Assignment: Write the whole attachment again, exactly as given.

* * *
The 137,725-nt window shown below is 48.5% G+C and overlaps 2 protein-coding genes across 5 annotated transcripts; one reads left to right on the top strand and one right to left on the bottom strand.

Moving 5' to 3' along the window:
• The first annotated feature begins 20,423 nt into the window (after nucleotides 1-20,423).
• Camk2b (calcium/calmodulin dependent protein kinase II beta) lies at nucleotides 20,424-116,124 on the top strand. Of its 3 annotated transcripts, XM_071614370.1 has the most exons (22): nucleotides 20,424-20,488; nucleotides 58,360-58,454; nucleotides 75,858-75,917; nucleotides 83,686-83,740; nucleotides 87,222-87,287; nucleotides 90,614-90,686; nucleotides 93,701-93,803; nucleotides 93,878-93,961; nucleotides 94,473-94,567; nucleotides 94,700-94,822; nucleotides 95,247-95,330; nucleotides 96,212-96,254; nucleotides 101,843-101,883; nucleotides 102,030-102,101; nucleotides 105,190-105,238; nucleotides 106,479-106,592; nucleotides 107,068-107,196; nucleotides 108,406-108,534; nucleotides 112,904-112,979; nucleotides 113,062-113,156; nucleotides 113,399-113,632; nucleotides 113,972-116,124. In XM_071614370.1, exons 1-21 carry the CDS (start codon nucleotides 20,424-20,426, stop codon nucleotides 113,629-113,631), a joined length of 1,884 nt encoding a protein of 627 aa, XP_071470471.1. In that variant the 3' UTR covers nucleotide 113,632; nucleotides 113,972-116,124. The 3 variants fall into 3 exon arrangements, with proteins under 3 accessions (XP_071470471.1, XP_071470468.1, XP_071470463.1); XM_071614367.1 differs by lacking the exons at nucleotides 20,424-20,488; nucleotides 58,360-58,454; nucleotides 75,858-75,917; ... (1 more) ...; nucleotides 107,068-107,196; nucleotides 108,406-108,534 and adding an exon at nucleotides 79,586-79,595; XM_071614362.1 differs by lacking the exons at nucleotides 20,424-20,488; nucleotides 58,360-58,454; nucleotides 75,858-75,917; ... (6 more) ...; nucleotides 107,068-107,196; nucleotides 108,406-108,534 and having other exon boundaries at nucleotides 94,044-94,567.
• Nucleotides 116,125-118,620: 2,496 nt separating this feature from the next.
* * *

The 137,725-nt window shown below is 48.5% G+C and overlaps 2 protein-coding genes across 5 annotated transcripts; one reads left to right on the top strand and one right to left on the bottom strand.

Moving 5' to 3' along the window:
• The first annotated feature begins 20,423 nt into the window (after nucleotides 1-20,423).
• Camk2b (calcium/calmodulin dependent protein kinase II beta) lies at nucleotides 20,424-116,124 on the top strand. Of its 3 annotated transcripts, XM_071614370.1 has the most exons (22): nucleotides 20,424-20,488; nucleotides 58,360-58,454; nucleotides 75,858-75,917; nucleotides 83,686-83,740; nucleotides 87,222-87,287; nucleotides 90,614-90,686; nucleotides 93,701-93,803; nucleotides 93,878-93,961; nucleotides 94,473-94,567; nucleotides 94,700-94,822; nucleotides 95,247-95,330; nucleotides 96,212-96,254; nucleotides 101,843-101,883; nucleotides 102,030-102,101; nucleotides 105,190-105,238; nucleotides 106,479-106,592; nucleotides 107,068-107,196; nucleotides 108,406-108,534; nucleotides 112,904-112,979; nucleotides 113,062-113,156; nucleotides 113,399-113,632; nucleotides 113,972-116,124. In XM_071614370.1, exons 1-21 carry the CDS (start codon nucleotides 20,424-20,426, stop codon nucleotides 113,629-113,631), a joined length of 1,884 nt encoding a protein of 627 aa, XP_071470471.1. In that variant the 3' UTR covers nucleotide 113,632; nucleotides 113,972-116,124. The 3 variants fall into 3 exon arrangements, with proteins under 3 accessions (XP_071470471.1, XP_071470468.1, XP_071470463.1); XM_071614367.1 differs by lacking the exons at nucleotides 20,424-20,488; nucleotides 58,360-58,454; nucleotides 75,858-75,917; ... (1 more) ...; nucleotides 107,068-107,196; nucleotides 108,406-108,534 and adding an exon at nucleotides 79,586-79,595; XM_071614362.1 differs by lacking the exons at nucleotides 20,424-20,488; nucleotides 58,360-58,454; nucleotides 75,858-75,917; ... (6 more) ...; nucleotides 107,068-107,196; nucleotides 108,406-108,534 and having other exon boundaries at nucleotides 94,044-94,567.
• Nucleotides 116,125-118,620: 2,496 nt separating this feature from the next.